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How to change an inner tube on your bicycle tyre

Our intern Brad gives us the lowdown on how to change an inner tube. Follow these easy steps and you’ll be back on the road in no time:

  1. Remove the wheel that needs the tube changed from the frame of the bike
  2. Unscrew the top to the air valve and let out all of the air if it has not already. If it is a presta valve (the longer, skinny valves), be sure to unscrew the valve itself to release the air.
  3. Take a tire lever and wedge it underneath the bead of the tire you wish to loosen like seen below then work the tire lever around the entire wheel to force the bead out:
    *NOTE*: only unseat one side of the tire, leave the other side inside the rim still.
  4. Remove the tube first just by pulling it out and taking the valve out of its socketFeel around in the tire to make sure there are no sharp objects or things that may have stuck the tube in the first place to cause the flat
  5. Take out your new tube and fill it up only a little bit with air just so it starts to have its shape.
  6. Fit the new tube between the tire and rim of the wheel. Be sure to put the valve through the hole in the rim first to give yourself a good starting point. It’s also much harder to do this later on in the process. Make sure there aren’t any twists in the tube either as it is put in.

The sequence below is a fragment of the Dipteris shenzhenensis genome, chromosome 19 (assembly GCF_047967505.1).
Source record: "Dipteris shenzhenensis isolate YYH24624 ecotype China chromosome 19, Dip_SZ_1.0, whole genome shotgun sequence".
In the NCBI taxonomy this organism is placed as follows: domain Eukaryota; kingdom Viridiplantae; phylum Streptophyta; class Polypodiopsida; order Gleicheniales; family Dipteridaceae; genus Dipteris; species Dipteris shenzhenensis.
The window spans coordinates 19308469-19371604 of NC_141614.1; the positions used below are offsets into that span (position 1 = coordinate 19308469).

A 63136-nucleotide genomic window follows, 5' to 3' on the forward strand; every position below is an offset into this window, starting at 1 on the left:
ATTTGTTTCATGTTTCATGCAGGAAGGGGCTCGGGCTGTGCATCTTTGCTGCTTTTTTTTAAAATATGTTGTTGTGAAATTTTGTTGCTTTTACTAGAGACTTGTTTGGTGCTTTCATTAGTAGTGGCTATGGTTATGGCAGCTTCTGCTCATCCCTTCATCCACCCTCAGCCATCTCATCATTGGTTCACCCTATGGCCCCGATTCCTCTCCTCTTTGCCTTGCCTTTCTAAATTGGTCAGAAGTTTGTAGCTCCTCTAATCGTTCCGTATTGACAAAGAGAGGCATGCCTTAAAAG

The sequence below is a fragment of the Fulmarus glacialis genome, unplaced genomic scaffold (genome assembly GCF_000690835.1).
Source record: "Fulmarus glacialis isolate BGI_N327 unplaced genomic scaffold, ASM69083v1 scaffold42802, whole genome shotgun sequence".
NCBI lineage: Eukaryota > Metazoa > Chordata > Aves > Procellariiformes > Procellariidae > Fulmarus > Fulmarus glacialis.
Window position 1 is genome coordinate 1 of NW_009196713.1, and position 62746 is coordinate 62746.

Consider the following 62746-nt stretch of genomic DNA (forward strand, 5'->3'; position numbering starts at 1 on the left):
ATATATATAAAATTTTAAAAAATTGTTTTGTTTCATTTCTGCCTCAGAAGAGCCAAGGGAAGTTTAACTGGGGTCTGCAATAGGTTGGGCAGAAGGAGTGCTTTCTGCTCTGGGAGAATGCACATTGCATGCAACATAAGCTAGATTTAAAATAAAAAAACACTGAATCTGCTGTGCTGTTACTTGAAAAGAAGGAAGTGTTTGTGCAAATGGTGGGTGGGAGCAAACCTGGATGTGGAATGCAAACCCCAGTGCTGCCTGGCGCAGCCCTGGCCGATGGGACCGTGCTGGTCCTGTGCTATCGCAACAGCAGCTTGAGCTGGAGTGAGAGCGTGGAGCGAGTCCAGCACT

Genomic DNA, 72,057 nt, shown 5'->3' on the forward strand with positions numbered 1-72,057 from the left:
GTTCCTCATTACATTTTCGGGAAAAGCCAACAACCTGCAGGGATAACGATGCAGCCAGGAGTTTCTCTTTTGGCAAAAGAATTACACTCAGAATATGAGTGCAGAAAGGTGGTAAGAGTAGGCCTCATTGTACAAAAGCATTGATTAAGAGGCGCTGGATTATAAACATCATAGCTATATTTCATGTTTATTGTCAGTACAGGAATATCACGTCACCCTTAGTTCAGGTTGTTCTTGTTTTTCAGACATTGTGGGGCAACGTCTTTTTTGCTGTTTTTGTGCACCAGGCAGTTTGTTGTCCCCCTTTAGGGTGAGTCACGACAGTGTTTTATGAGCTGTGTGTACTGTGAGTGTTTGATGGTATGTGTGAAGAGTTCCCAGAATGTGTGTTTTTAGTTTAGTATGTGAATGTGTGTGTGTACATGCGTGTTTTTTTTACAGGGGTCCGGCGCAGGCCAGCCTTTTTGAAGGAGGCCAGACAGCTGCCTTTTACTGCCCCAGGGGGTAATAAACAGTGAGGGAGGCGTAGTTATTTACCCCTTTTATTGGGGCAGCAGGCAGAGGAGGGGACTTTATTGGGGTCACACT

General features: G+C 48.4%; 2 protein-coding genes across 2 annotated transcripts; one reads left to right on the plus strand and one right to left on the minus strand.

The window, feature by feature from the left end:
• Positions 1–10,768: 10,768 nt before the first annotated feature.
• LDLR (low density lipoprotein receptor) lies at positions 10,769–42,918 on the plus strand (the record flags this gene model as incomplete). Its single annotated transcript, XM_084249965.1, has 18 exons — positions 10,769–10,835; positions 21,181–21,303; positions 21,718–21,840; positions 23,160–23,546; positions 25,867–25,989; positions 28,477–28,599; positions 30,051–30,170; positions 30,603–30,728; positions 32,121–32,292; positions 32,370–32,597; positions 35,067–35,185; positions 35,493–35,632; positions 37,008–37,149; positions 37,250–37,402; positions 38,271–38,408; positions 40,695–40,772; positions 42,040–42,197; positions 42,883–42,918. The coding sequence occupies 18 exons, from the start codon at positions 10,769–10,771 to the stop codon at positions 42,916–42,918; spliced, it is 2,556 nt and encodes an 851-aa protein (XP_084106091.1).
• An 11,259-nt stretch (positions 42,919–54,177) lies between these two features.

7. Start to work your way around the rim putting the bead back into the rim. Work around in circles and try to keep some pressure on areas you’ve already seated to make sure they don’t come loose.
  8. Once the bead is back in the rim, start to slowly refill the tube with air to the PSI specified on the tire. Check as you go that the tire is filling evenly with air and there are no lumps in the tire.
    *NOTE*: You may hear some popping as the tube gets filled up, this is normal as pressure is put back on the spokes and rim.
  9. When you put the wheel back on the frame of the bike, make sure it is put back facing the correct direction. You will often see an arrow on the tire pointing the direction it is supposed to rotate.

Photo via Bike Radar.

Prefer a video? We like this one from the Global Cycling Network. 

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